All of my work is created using free motion machine embroidery. I often use reclaimed fabrics to draw on; sometimes I might build on the background using trapped fibres, felt or papers, which creates a good surface for creating embossed textures and detail. I leave threads loose to create an illusion of movement.
How would you describe your work and where do you think it fits within the sphere of contemporary art?
I would describe most of them as stitched illustrations, but I do explore a range of papers, bonding techniques, stencilling and ink too, so I would probably fit into the umbrella of mixed media.
Do you use a sketchbook? If not, what preparatory work do you do?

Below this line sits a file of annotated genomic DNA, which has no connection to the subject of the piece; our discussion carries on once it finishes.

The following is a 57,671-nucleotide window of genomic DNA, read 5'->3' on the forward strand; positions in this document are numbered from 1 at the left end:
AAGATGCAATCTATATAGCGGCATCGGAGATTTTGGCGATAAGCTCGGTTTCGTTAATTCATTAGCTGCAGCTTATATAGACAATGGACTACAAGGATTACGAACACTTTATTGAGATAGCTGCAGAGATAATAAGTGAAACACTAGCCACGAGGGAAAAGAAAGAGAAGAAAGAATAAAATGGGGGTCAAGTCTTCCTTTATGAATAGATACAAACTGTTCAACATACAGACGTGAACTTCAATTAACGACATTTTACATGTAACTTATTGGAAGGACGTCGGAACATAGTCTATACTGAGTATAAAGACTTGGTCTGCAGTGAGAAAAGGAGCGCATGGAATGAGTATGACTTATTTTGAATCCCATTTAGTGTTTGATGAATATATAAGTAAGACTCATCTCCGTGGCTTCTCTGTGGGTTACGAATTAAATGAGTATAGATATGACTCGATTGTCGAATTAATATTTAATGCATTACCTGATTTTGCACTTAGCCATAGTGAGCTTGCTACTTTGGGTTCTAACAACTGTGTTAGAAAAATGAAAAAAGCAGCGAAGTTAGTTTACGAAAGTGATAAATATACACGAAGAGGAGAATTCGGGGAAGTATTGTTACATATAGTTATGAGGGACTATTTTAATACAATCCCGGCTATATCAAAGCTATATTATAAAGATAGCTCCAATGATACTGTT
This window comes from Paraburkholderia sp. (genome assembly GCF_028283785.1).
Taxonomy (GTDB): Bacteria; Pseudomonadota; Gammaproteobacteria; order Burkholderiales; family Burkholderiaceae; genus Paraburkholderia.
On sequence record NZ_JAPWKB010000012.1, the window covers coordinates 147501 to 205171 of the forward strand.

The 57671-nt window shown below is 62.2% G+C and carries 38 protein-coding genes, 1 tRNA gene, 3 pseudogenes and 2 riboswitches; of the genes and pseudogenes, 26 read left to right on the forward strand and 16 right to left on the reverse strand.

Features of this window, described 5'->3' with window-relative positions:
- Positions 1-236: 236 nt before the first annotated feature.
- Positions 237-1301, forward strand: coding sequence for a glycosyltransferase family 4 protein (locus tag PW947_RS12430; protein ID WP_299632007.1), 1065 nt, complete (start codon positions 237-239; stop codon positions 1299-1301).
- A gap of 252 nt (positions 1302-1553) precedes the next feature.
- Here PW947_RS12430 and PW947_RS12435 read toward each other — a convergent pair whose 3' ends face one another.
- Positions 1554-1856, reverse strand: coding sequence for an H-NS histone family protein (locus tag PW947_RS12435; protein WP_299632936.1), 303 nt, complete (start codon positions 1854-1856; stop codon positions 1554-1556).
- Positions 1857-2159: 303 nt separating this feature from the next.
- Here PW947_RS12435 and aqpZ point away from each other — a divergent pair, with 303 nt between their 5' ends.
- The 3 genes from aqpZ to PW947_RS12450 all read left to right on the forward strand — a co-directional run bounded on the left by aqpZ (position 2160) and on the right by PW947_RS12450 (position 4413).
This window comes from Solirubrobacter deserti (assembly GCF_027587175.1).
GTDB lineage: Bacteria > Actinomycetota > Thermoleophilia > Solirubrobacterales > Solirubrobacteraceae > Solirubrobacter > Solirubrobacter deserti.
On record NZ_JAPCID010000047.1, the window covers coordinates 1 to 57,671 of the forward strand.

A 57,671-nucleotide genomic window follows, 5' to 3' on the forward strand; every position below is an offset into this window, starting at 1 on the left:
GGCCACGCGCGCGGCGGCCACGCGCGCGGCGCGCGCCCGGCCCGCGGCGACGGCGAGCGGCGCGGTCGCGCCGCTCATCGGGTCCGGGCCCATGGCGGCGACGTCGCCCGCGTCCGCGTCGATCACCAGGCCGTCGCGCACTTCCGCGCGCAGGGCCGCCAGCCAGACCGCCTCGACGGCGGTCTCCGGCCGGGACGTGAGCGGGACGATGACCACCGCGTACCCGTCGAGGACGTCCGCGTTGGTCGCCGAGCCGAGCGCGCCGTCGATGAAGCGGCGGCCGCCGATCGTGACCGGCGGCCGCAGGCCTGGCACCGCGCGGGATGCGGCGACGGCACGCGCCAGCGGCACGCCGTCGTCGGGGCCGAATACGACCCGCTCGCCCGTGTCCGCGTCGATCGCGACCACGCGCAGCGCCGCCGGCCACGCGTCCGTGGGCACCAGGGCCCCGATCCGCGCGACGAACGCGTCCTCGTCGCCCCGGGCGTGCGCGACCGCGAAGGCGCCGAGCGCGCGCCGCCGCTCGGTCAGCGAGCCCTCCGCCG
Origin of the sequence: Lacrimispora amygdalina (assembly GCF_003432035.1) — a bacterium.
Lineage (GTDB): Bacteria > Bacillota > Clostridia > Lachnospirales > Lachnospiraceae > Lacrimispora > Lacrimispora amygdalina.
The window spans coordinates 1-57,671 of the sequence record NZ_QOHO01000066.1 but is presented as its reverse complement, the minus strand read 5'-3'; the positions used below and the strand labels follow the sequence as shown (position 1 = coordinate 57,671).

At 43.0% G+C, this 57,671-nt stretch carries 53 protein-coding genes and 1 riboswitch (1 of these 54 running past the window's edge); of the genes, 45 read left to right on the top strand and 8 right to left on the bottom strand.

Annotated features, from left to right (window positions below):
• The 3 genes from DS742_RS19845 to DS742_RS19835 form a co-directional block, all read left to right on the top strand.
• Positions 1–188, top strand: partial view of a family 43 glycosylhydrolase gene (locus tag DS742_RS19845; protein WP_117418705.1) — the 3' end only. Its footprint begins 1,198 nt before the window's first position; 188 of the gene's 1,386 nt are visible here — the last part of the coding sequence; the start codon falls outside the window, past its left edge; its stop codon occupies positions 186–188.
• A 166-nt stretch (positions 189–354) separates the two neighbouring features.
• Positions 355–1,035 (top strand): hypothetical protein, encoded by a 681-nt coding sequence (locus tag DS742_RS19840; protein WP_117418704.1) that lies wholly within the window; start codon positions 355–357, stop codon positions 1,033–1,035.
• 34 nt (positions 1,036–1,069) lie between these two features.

I don’t use a sketchbook to plan compositions; I prefer to make a drawing and then test out a technique or process if I am trying out something new. I have drawers full of drawings, photos, and background materials. I do have sketchbooks full of experiments, but I use those mostly for my teaching practice, to share them with students.
I do have sketchbooks full of experiments, but I use those mostly for my teaching practice, to share them with students.
What environment do you like to work in?
I am lucky enough to be able to work at home in the conservatory of my flat. My sewing machine obviously doesn’t take up too much space, but I do have quite a collection of different fabrics in my storage unit. I listen to the radio whilst I’m working, quite loud, so I can hear it over the sewing machine! The light is great in the day and the conservatory looks over the garden, so it is a perfect setting really.
I listen to the radio whilst I’m working, quite loud, so I can hear it over the sewing machine! The light is great in the day and the conservatory looks over the garden, so it is a perfect setting really.